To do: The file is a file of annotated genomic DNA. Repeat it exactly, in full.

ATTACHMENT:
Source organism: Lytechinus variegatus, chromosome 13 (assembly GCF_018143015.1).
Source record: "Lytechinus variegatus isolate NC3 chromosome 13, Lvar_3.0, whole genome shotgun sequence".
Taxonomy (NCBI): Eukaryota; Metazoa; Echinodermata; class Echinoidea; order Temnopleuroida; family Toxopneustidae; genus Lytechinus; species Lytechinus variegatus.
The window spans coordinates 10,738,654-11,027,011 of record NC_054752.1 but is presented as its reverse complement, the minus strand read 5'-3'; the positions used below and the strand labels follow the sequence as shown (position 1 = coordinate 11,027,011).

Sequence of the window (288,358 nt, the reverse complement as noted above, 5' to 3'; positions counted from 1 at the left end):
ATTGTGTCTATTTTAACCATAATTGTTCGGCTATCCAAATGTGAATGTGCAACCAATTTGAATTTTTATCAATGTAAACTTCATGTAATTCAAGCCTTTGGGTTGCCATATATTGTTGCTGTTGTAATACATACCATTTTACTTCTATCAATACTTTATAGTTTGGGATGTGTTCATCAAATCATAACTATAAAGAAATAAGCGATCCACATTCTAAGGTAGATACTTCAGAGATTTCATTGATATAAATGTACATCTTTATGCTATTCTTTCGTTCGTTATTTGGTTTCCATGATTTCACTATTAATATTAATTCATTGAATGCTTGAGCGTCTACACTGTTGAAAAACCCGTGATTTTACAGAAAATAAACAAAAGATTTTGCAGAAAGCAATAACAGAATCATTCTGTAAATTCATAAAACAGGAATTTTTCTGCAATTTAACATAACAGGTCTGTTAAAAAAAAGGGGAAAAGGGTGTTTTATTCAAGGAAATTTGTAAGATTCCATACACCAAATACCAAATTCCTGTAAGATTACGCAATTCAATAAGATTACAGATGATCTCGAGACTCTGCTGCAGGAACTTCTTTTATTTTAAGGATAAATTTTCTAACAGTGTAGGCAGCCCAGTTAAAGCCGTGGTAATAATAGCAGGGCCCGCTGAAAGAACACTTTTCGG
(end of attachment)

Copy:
Source organism: Lytechinus variegatus, chromosome 13 (assembly GCF_018143015.1).
Source record: "Lytechinus variegatus isolate NC3 chromosome 13, Lvar_3.0, whole genome shotgun sequence".
Taxonomy (NCBI): Eukaryota; Metazoa; Echinodermata; class Echinoidea; order Temnopleuroida; family Toxopneustidae; genus Lytechinus; species Lytechinus variegatus.
The window spans coordinates 10,738,654-11,027,011 of record NC_054752.1 but is presented as its reverse complement, the minus strand read 5'-3'; the positions used below and the strand labels follow the sequence as shown (position 1 = coordinate 11,027,011).

Sequence of the window (288,358 nt, the reverse complement as noted above, 5' to 3'; positions counted from 1 at the left end):
ATTGTGTCTATTTTAACCATAATTGTTCGGCTATCCAAATGTGAATGTGCAACCAATTTGAATTTTTATCAATGTAAACTTCATGTAATTCAAGCCTTTGGGTTGCCATATATTGTTGCTGTTGTAATACATACCATTTTACTTCTATCAATACTTTATAGTTTGGGATGTGTTCATCAAATCATAACTATAAAGAAATAAGCGATCCACATTCTAAGGTAGATACTTCAGAGATTTCATTGATATAAATGTACATCTTTATGCTATTCTTTCGTTCGTTATTTGGTTTCCATGATTTCACTATTAATATTAATTCATTGAATGCTTGAGCGTCTACACTGTTGAAAAACCCGTGATTTTACAGAAAATAAACAAAAGATTTTGCAGAAAGCAATAACAGAATCATTCTGTAAATTCATAAAACAGGAATTTTTCTGCAATTTAACATAACAGGTCTGTTAAAAAAAAGGGGAAAAGGGTGTTTTATTCAAGGAAATTTGTAAGATTCCATACACCAAATACCAAATTCCTGTAAGATTACGCAATTCAATAAGATTACAGATGATCTCGAGACTCTGCTGCAGGAACTTCTTTTATTTTAAGGATAAATTTTCTAACAGTGTAGGCAGCCCAGTTAAAGCCGTGGTAATAATAGCAGGGCCCGCTGAAAGAACACTTTTCGG